There are as many ways to paint on glass as there are ways to paint on paper or canvas and an equal diversity in stylistic artistic expression.

The fact that the vitreous paint/enamel used must be fired in a kiln to achieve permanence and chemical maturation of the pigment only adds to the challenge and excitement of painting on glass

Vitreous (glass bearing; enamel) paint has a long history as well. The first registered surface application of enamel is dated to 1425 BC! Fired opaque glass paints for use in stained glass dates to 1145 AD on a conserved window from the Augsburg Cathedral in Germany.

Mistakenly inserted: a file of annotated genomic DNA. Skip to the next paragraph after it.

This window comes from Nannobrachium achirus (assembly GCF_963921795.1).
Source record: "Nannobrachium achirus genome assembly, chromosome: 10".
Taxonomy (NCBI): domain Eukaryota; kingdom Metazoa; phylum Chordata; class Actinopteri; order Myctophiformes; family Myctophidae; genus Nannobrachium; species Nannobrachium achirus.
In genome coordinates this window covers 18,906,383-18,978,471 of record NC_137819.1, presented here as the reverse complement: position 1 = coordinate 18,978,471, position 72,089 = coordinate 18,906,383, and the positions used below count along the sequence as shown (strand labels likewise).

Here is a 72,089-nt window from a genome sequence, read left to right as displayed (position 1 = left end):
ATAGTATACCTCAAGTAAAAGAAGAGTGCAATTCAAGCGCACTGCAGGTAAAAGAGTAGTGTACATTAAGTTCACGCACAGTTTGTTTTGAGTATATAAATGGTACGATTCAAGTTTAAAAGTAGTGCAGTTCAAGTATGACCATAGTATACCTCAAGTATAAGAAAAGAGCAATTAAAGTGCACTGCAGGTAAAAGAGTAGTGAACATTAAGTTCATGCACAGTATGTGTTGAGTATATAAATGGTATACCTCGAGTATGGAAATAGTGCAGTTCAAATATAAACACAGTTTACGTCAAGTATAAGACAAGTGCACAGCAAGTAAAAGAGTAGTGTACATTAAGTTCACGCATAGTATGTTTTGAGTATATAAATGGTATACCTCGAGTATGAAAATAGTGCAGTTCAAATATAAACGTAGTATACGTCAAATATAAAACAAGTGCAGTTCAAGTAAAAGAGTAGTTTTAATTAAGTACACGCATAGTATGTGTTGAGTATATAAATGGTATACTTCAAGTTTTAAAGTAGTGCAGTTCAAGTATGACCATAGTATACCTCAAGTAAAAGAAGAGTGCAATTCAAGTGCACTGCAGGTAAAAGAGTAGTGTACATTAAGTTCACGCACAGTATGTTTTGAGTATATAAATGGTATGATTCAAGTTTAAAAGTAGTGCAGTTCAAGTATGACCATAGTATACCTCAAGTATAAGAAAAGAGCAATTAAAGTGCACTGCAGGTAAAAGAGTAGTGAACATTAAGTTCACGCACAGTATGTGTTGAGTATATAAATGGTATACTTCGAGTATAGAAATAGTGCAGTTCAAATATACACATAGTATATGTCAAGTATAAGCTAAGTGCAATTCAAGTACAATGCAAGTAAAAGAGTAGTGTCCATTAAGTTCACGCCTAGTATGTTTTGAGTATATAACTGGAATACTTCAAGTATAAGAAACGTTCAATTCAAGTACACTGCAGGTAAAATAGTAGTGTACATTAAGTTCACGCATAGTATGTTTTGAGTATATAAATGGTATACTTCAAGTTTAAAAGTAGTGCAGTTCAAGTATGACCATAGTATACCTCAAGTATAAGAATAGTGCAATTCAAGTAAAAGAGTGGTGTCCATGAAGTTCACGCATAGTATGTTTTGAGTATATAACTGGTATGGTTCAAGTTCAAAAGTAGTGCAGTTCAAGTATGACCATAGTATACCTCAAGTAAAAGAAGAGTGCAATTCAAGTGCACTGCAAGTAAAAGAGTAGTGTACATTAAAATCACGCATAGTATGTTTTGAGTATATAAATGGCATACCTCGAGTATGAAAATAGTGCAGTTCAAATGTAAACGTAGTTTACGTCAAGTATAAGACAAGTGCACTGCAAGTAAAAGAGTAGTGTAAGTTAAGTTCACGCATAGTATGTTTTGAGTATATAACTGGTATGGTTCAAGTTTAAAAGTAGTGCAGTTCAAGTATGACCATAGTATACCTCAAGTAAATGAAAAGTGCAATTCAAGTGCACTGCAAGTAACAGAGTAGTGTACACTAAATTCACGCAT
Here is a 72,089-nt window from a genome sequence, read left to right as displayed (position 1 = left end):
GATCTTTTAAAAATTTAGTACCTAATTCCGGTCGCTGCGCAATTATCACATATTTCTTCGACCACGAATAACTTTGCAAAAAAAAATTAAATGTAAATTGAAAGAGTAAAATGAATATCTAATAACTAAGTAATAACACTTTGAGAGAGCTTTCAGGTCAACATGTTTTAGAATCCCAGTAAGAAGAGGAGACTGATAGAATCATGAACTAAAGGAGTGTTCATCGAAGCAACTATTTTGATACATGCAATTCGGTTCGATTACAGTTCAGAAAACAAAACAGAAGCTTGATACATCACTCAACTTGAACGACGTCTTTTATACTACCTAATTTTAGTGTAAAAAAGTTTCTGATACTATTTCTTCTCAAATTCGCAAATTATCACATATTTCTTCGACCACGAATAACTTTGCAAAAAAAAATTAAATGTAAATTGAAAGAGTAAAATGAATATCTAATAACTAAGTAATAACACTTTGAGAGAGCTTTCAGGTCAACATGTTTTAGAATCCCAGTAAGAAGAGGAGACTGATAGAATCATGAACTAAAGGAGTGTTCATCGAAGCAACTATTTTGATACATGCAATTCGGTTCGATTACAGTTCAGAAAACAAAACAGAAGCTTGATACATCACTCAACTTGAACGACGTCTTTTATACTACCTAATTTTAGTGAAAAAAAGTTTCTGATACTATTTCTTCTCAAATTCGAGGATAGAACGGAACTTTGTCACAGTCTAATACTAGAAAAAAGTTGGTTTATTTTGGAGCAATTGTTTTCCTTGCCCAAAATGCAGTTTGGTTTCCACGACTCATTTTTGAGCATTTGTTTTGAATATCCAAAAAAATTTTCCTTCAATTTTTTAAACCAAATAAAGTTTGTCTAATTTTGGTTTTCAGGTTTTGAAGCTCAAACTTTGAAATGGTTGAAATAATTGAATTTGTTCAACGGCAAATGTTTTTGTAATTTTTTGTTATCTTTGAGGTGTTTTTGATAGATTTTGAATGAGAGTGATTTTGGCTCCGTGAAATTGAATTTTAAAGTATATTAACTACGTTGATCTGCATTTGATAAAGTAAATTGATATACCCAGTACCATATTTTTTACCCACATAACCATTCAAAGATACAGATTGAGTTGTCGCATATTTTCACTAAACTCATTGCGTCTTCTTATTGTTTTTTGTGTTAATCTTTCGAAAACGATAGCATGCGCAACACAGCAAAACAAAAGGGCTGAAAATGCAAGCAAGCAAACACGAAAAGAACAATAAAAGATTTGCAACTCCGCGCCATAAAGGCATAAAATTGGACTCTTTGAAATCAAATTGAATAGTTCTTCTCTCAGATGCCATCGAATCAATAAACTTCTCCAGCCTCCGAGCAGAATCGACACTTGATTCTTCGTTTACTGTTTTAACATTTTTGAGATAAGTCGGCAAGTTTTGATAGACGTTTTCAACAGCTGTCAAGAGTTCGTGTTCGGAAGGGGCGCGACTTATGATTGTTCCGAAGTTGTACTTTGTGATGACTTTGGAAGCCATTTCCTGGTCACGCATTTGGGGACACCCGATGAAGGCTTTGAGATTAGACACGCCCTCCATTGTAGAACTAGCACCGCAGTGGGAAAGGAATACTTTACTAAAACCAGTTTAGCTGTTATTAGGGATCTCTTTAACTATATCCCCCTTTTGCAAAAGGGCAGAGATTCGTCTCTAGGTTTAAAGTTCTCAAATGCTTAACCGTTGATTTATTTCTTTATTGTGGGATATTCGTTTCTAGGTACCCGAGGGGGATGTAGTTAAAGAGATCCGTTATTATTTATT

Vitreous paints can be transparent, translucent or opaque and have firing maturation temperatures that span from 1000°F. to 1550°F. The paints can be mixed with a wide assortment of binders and mediums which allow the artist a vast expression in application.

"Let the beauty of what you love, be what you do." —Rumi

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